Being the Director of Nursing for a psych facility is not the cush job it first appears to be.

  • 0625. Arrived at the facility. Met at the door by two NOC staff with their updates, complaints, and emergencies.
  • Five eloping patients tried to leave over 100 times during the day shift.
  • Four resident assistants reprimanded for leaving door alarms unarmed.
  • One computer meltdown finally fixed after four days with no connection.
  • One dying patient in pain and with sinking O2 sats assessed and comforted. Hospice notified but tells me “We’re pretty busy today, can you handle it?”
  • Two crisis family meetings.
  • Four missing syringes of morphine.
  • Nine calls to the VA and hospice to order more morphine.
  • One meeting with a parole officer, one meeting with an angry parolee.
  • Five calls to MDs to adjust meds.
  • One resident transported emergently to the ER for chest pain.
  • One solid beating of the DON (me) by an angry bipolar who wanted to leave the back yard. One pair of broken glasses.
  • One new exterior gate latch purchased and installed by the DON to prevent further back yard escapes.
  • One trip to Shopko for toilet paper, butt wipes, and gloves.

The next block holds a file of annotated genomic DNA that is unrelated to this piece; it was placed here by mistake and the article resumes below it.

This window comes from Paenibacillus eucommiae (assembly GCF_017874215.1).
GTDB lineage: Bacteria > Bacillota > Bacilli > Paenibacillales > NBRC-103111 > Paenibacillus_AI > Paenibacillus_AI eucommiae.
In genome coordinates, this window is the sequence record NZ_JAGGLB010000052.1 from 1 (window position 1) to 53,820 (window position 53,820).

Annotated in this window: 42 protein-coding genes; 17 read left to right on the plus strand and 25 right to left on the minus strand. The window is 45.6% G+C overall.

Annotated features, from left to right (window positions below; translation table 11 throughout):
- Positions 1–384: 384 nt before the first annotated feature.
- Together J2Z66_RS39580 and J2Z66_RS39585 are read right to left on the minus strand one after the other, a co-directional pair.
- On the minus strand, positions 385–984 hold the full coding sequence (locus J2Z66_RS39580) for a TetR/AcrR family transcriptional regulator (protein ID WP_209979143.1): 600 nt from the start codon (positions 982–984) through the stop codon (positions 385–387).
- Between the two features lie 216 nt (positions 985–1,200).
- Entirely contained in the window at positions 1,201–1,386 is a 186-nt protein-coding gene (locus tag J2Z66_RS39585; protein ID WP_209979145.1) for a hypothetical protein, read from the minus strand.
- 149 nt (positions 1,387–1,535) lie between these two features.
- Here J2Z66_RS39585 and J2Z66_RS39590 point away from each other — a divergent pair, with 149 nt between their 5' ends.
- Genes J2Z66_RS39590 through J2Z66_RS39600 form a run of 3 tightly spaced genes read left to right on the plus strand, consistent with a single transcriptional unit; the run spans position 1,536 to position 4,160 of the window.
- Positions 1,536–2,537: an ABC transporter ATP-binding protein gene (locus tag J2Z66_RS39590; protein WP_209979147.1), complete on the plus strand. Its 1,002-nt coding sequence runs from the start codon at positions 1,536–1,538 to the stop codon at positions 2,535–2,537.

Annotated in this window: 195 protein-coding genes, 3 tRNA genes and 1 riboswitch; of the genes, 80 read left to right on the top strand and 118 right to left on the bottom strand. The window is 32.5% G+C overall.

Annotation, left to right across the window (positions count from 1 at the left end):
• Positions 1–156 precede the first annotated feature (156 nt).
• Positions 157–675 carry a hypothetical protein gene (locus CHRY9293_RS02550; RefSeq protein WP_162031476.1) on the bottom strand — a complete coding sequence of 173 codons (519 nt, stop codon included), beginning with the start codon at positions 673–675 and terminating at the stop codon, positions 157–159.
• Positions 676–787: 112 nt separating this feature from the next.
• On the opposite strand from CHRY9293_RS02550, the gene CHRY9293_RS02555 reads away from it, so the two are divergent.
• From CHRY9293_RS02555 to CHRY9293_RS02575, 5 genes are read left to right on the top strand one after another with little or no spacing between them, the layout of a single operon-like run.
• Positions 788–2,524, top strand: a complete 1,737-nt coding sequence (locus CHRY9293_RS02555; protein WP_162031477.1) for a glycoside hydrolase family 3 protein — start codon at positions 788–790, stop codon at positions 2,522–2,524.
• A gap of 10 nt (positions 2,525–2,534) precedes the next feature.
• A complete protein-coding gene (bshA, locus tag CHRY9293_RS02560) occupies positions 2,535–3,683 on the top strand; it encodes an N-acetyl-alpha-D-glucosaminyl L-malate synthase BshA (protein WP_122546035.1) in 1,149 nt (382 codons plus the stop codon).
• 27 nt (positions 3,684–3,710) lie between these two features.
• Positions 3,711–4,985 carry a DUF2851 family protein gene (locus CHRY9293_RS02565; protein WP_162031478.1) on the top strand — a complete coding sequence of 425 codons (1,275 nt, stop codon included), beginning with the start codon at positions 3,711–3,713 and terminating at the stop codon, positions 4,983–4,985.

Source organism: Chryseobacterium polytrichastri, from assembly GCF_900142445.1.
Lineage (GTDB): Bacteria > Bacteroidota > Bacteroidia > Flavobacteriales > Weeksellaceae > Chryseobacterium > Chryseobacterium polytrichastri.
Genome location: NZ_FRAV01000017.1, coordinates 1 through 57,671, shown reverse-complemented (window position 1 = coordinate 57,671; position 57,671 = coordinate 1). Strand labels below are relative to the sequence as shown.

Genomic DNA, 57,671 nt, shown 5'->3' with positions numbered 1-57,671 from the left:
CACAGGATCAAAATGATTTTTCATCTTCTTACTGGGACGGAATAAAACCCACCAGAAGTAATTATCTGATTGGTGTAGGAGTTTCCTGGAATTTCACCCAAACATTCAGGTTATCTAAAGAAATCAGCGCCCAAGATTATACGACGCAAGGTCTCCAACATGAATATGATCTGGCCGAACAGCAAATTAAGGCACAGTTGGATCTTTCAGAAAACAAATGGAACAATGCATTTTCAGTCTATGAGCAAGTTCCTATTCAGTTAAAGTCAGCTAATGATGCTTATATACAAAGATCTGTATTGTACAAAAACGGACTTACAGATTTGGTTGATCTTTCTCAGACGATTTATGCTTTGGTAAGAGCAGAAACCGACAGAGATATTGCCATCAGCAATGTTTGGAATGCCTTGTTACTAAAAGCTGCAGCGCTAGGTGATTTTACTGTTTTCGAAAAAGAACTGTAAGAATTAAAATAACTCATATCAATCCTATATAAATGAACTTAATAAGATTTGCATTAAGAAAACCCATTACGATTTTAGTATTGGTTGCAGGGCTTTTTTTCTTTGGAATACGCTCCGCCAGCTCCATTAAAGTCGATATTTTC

• One extremely unsavoury coccyx wound repacking on a screaming resident.
  • One hemorrhoid tucking for a resident who’s spitting on me.
  • One call from and collaboration with an ER doc.
  • Nearly 400 meds found in a closet from 2010 logged in and destroyed.
  • Over 110 HIPAA act label violations found in a mailbox and remedied.
  • Two missing psychotropic med scrips tracked down and original orders refaxed to pharmacies.
  • Two wound care packages ordered.
  • Two staff fights refereed, the staff’s July schedule approved, and three more staff schedule disagreements handled.
  • Another 150 pages of protected patient information shredded.
  • 26 residents rounded on twice.
  • Multiple hugs administered.
  • Office chairs cleaned of resident urine twice.
  • Cellphone located in resident’s shoe.

1855 heading for home. Day 19 in a row without a day off. My cellphone rings before I even leave the driveway.